Please use this identifier to cite or link to this item: http://hdl.handle.net/10397/7007
Title: Summer and winter variations of dicarboxylic acids, fatty acids and benzoic acid in PM₂.₅ in Pearl Delta River Region, China
Authors: Ho, KF
Ho, SSH
Lee, SC 
Kawamura, K
Zou, SC
Cao, JJ
Xu, HM
Keywords: Atmospheric chemistry
Concentration (composition)
Molecular analysis
Organic acid
Photochemistry
Photodegradation
Solubility
Summer
Winter
Issue Date: 11-Mar-2011
Publisher: Copernicus GmbH
Source: Atmospheric chemistry and physics, 11 Mar. 2011, v. 11, no. 5, p. 2197-2208 How to cite?
Journal: Atmospheric chemistry and physics 
Abstract: Ground-based PM₂.₅ samples collected at four different sites in Pearl River Delta region (PRD) during winter and summer (from 14 December 2006 to 28 January 2007 in winter and from 4 July to 9 August 2007 in summer) were analyzed for 30 water-soluble organic species, including dicarboxylic acids, ketocarboxylic acids and dicarbonyls, nine fatty acids, and benzoic acid. Molecular distributions of dicarboxylic acids demonstrated that oxalic acid (C₂) was the most abundant species followed by phthalic acid (Ph) in PRD region. The concentrations of total dicarboxylic acids ranged from 99 to 1340 ng m⁻³, with an average of 438 ± 267 ng m⁻³ in PRD. The concentrations of total ketocarboxylic acids ranged from 0.6 to 207 ng m⁻³ (43 ± 48 ng m⁻³ on average) while the concentrations of total α-dicarbonyls, including glyoxal and methylglyoxal, ranged from 0.2 to 89 ng m⁻³, with an average of 11 ± 18 ng m⁻³ in PRD. The total quantified water-soluble compounds (TQWOC) (organic carbon) accounted for 3.4 ± 2.2% of OC and 14.3 ± 10.3% of water-soluble OC (WSOC). Hexadecanoic acid (C[sub 16:0]), octadecanoic acid (C[sub 18:0]) and oleic acid (C[sub 18:1]) were the three most abundant fatty acids in PRD. The distributions of fatty acids were characterized by a strong even carbon number predominance with a maximum (C[sub max]) at hexadecanoic acid (C[sub 16:0]). Ratio of C[sub 18:1] to C[sub 18:0] acts as an indicator for aerosol aging. In PRD, an average of C[sub 18:1]/C[sub 18:0] ratio was 0.53 ± 0.39, suggesting an enhanced photochemical degradation of unsaturated fatty acid. Moreover, the concentrations of benzoic acid ranged from 84 to 306 ng m⁻³, (165 ± 48 ng m⁻³ on average), which can be emitted as primary pollutant from motor vehicles exhaust, or formed from photochemical degradation of aromatic hydrocarbons. Seasonal variations of the organic specie concentrations were found in the four sampling cities. Higher concentrations of TQWOC were observed in winter (598 ± 321 ng m⁻³) than in summer (372 ± 215 ng m⁻³). However, the abundances of TQWOC in OC mass were higher in summer (0.9–12.4%, 4.5 ± 2.7% on average) than in winter (1.1–5.7, 2.5 ± 1.2% on average), being consistent with enhanced secondary production of dicarboxylic acids in warmer weather. Spatial variations of water-soluble dicarboxylic acids were characterized by higher concentrations in Hong Kong and lower concentrations in Guangzhou (GZ)/Zhaoqing (ZQ) during winter whereas the highest concentrations were observed in GZ/ZQ during summer. These spatial and seasonal distributions are consistent with photochemical production and the subsequent accumulation under different meteorological conditions. (See Article file for details of the abstract.)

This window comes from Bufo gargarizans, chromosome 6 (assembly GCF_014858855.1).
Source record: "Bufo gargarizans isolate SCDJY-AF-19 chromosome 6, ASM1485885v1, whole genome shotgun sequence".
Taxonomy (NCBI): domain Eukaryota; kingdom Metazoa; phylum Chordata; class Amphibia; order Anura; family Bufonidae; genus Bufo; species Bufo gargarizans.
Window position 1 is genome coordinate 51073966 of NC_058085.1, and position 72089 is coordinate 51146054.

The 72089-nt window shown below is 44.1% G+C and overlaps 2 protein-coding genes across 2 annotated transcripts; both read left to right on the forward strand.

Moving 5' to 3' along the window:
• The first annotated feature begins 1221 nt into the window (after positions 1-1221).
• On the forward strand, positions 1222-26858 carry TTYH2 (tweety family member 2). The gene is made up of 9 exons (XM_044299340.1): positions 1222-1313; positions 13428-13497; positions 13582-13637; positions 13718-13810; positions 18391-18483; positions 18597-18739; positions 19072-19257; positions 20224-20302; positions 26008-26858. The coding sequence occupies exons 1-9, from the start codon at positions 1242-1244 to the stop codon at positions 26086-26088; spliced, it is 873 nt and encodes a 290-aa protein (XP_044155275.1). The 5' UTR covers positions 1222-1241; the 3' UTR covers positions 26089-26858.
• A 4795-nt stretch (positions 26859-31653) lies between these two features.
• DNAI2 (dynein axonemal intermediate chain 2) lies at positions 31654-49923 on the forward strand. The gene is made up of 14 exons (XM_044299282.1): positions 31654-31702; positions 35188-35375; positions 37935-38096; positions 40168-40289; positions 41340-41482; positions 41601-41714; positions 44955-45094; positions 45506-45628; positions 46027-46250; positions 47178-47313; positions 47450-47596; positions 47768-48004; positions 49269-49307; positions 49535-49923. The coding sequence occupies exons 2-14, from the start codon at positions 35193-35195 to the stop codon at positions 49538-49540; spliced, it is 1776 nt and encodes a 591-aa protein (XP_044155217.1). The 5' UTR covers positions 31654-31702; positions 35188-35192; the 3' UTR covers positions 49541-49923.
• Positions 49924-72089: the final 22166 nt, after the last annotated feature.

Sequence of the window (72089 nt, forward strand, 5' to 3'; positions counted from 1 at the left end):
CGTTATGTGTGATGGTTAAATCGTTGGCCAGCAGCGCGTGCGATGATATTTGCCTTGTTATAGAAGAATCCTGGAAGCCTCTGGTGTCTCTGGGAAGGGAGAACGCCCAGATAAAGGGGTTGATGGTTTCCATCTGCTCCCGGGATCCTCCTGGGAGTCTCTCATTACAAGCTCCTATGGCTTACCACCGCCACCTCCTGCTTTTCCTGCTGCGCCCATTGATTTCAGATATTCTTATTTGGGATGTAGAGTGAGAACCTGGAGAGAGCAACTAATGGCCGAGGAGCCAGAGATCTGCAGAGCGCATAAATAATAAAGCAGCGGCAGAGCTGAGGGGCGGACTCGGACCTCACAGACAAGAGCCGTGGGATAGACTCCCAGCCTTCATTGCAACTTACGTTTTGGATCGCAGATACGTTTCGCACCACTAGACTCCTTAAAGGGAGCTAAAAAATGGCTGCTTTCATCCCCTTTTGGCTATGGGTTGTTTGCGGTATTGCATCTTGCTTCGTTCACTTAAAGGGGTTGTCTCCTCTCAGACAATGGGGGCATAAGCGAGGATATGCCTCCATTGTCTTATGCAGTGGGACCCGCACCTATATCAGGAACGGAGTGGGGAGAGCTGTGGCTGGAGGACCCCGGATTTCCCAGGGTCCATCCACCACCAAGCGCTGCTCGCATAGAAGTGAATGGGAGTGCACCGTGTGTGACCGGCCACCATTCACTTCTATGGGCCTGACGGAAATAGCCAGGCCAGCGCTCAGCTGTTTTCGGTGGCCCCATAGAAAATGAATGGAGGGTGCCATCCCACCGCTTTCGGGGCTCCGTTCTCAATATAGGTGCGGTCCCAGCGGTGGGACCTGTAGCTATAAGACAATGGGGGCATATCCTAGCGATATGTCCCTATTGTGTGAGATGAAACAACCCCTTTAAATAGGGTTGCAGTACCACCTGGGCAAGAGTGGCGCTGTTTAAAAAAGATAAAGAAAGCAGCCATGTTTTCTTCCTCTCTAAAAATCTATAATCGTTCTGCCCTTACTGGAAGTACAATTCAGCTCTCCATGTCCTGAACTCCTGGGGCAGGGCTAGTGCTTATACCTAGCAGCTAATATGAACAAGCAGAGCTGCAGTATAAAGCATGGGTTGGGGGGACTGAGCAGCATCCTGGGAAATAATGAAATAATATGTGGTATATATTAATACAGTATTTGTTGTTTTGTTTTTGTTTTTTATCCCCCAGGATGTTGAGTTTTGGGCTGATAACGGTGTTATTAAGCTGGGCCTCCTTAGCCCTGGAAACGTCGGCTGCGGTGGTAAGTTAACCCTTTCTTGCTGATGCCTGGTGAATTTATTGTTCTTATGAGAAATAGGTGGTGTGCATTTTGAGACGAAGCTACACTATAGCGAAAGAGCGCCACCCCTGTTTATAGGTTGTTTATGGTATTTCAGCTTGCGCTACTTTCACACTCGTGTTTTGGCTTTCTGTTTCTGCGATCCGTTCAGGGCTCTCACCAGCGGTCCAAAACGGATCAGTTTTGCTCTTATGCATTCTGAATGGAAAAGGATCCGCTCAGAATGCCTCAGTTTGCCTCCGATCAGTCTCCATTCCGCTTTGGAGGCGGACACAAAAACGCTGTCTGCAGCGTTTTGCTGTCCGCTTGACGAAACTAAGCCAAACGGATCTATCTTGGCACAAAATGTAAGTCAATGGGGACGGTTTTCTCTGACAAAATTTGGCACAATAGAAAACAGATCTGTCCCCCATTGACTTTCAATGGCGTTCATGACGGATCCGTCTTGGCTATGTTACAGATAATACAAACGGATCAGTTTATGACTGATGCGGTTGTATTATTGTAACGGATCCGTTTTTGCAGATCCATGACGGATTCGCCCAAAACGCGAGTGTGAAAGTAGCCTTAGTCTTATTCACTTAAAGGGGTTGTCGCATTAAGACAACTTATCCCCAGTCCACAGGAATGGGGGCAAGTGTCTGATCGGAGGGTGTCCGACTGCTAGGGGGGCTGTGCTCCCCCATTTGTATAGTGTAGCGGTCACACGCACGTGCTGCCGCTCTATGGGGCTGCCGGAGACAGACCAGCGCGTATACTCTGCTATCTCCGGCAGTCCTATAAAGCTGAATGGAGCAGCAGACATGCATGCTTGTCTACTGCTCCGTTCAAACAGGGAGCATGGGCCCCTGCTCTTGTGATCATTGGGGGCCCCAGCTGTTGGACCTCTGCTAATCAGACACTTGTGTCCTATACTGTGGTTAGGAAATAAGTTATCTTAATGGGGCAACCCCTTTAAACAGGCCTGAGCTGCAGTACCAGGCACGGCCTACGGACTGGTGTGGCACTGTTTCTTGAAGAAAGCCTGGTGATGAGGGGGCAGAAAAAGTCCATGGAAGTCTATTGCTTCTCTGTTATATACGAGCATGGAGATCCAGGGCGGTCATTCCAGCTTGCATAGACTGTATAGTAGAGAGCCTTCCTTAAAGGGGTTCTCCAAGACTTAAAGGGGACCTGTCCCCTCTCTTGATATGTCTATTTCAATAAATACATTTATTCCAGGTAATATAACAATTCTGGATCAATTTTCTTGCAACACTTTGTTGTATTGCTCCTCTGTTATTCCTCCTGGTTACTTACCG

URI: http://hdl.handle.net/10397/7007
ISSN: 1680-7316
EISSN: 1680-7324
DOI: 10.5194/acp-11-2197-2011
Rights: © Author(s) 2011. This work is distributed under the Creative Commons Attribution 3.0 License.
Appears in Collections:Journal/Magazine Article

Files in This Item:
File Description SizeFormat 
Ho_summer_winter_variations.pdf578.65 kBAdobe PDFView/Open
Access
View full-text via PolyU eLinks SFX Query
Show full item record

SCOPUSTM   
Citations

39
Last Week
0
Last month
0
Citations as of Aug 17, 2017

WEB OF SCIENCETM
Citations

35
Last Week
0
Last month
1
Citations as of Aug 21, 2017

Page view(s)

153
Last Week
0
Last month
Checked on Aug 20, 2017

Download(s)

17
Checked on Aug 20, 2017

Google ScholarTM

Check

Altmetric



Items in DSpace are protected by copyright, with all rights reserved, unless otherwise indicated.